Q&A with Persian Food Tours co-founder Matin Lashkari

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College Study Abroad

College Study Abroad

Meet Matin Lashkari, one of the co-founders of Persian Food Tours. Matin is a Graphic Designer, freelance writer, and travel blogger at Travestyle, and also heads up the PR, design and Persian Food Tours Website as well as leading travellers around Tehran on culinary walks and bazaar explorations.

Persian Food Tours offers food tours and cooking classes in Tehran and Esfahan, two of the most visited cities in Iran. Tehran is the capital of Iran’s startup scene and was one of the fastest-growing ecosystems in the region before the economic sanctions were reinstated, this makes for an even more challenging market for Iran’s entrepreneurs.  

However, as international interest in travelling to Iran continues to grow, Matin and Shirin have just recently expanded Persian Food Stories to include a second location. Their business has been featured in a considerable amount of international travel media including influential independent travel guide Lonely Planet.

How did you adapt to your new responsibilities as a first-time co-founder?

I’ve probably never had to do so many different things at the same time!  My studies in design have helped me take responsibility of the design projects of Persian Food Tours. I created the logo, designed the menus, created the website and the rest of our print material. I had very little marketing experience, so I’ve had to learn things along the way. I also take care of bookings and have PR responsibilities. Thankfully, we’ve reached a point now that we can get other people to help us on different things and everything is not on the shoulders of me and Shirin.

What have been some of your biggest challenges and how have you overcome them?

Neither Shirin or I had experiences in tourism. At the beginning of our work, we were reached by a few big travel companies that wanted to expand on our work. This meant we would have gotten a big number of tourist but at the same time lose a share of the company. It was an extremely tempting period as we didn’t know if we could even get any customers. But I’m really glad we rejected the whole thing as everything would have gotten out of our hands and we couldn’t do the tour as we wanted.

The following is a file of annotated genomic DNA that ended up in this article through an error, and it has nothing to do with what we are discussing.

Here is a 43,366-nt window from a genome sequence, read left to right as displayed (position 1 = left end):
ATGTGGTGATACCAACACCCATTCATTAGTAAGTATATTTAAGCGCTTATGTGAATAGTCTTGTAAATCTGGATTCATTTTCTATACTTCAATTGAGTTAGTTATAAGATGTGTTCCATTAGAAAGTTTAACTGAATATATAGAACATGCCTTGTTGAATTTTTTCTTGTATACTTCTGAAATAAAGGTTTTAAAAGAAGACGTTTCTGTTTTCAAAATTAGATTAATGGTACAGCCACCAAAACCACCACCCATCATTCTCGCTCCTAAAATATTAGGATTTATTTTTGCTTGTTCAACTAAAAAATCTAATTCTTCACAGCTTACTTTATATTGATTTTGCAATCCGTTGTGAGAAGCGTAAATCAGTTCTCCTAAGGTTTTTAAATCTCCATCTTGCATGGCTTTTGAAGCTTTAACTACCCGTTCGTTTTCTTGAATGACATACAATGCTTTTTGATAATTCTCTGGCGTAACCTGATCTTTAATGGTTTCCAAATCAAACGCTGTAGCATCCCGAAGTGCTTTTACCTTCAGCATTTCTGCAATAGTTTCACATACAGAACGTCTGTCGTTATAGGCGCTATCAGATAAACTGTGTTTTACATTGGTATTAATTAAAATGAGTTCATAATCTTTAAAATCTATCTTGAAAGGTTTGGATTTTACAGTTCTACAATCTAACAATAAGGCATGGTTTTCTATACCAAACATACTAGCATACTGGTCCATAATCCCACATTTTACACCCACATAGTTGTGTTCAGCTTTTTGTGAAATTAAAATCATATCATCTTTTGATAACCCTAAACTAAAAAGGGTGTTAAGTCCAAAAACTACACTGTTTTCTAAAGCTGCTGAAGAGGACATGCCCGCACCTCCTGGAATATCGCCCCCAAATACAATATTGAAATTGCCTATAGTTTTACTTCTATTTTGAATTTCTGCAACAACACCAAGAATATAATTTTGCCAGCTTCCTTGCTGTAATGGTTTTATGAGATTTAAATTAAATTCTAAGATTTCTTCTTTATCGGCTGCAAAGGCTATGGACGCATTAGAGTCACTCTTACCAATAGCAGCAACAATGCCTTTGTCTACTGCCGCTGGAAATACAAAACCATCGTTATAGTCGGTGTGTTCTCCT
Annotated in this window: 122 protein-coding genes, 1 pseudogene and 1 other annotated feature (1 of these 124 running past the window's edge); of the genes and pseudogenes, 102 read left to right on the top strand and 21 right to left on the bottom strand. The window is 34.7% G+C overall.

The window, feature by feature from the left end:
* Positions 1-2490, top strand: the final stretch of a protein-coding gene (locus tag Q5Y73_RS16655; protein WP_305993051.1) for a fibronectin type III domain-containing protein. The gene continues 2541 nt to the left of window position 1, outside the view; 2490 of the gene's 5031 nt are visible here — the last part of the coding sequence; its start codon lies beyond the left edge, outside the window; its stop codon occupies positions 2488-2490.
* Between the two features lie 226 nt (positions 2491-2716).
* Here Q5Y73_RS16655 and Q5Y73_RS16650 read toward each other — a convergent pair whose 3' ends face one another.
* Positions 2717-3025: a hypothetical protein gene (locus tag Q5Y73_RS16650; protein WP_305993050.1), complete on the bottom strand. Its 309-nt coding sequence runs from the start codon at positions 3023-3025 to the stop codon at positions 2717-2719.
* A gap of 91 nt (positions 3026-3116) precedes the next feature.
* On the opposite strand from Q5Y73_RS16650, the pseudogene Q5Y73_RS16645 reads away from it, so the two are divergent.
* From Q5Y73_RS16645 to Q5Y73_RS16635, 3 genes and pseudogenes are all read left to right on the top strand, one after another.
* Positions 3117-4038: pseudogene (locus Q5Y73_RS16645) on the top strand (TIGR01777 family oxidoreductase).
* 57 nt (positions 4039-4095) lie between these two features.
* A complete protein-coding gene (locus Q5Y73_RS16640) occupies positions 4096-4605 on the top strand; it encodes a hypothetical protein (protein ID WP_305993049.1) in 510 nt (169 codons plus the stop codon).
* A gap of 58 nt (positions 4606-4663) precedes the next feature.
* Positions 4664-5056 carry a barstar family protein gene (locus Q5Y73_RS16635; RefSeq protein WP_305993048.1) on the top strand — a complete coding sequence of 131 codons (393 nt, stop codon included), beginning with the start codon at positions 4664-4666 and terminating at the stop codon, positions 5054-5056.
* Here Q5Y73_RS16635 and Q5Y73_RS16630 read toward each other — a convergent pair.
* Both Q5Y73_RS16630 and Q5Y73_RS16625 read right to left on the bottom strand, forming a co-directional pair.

This made our sale process a lot longer but also gave us the chance to learn things little by little in our own way.

What skills did you pick up in previous roles that you've applied to Persian Food Tours?

My studies in graphic design, freelance writing and maintaining my own blog really helped at the beginning. Not to mention, it was my travel blog and my community of readers that brought us our customers in the first year.

What are the most essential skills that aspiring entrepreneurs should learn?

Things like web design and writing skills will definitely not hurt but it’s crucial to have digital marketing skills and learn the basics of startups.

How did your living abroad experience influenced your career?

Apart from speaking English comfortably, it helped both me and Shirin to have a better idea of the taste of our customers. Shirin could adjust the flavours of the food to our clients and I had understood that specific details could truly make a difference for certain nationalities.

What career advice do you have for aspiring female co-founders?

I see a lot of people with great ideas. Sometimes issues like money or lack of resources stop them from putting the idea into practice but it’s mostly because they just don’t do anything about it. I never thought that Persian food tour would come to this point but I would have never known if I didn’t try. So my advice is just to go for it. Our road to success has also been very slow. I can’t even say that we’ve reached it yet. But this slow pace has given us the time to learn everything and make it better without making a mess. So I’m actually glad about it.

What other Persian entrepreneurs are making waves right now?

Lena Vafai and Nazanin Deneshvar are two amazing female entrepreneurs in Iran that I truly look up to and they have definitely become a role model for women like myself.

Are there any support networks or funding for female entrepreneurs in Iran?

There’s nothing especially designed for women but there are lots of accelerators and companies investing in startups nowadays in Iran. Things had gotten a lot easier compared to 3 years ago and there are more resources.

Do you have any future plans for Persian Food Tours you’d like to share with us?

We’re currently in the process of opening branches in other Iranian cities. Esfahan is already working but we’re hoping to open Shiraz and Yazd by the end of this Persian year. We’ve also been redesigning our website and setting a new structure for our business and booking system so that it’s adjusted to a bigger target.  We’ve also just started the blog and we’d like to make our website a source of Persian food data that’s not limited to just food tours!

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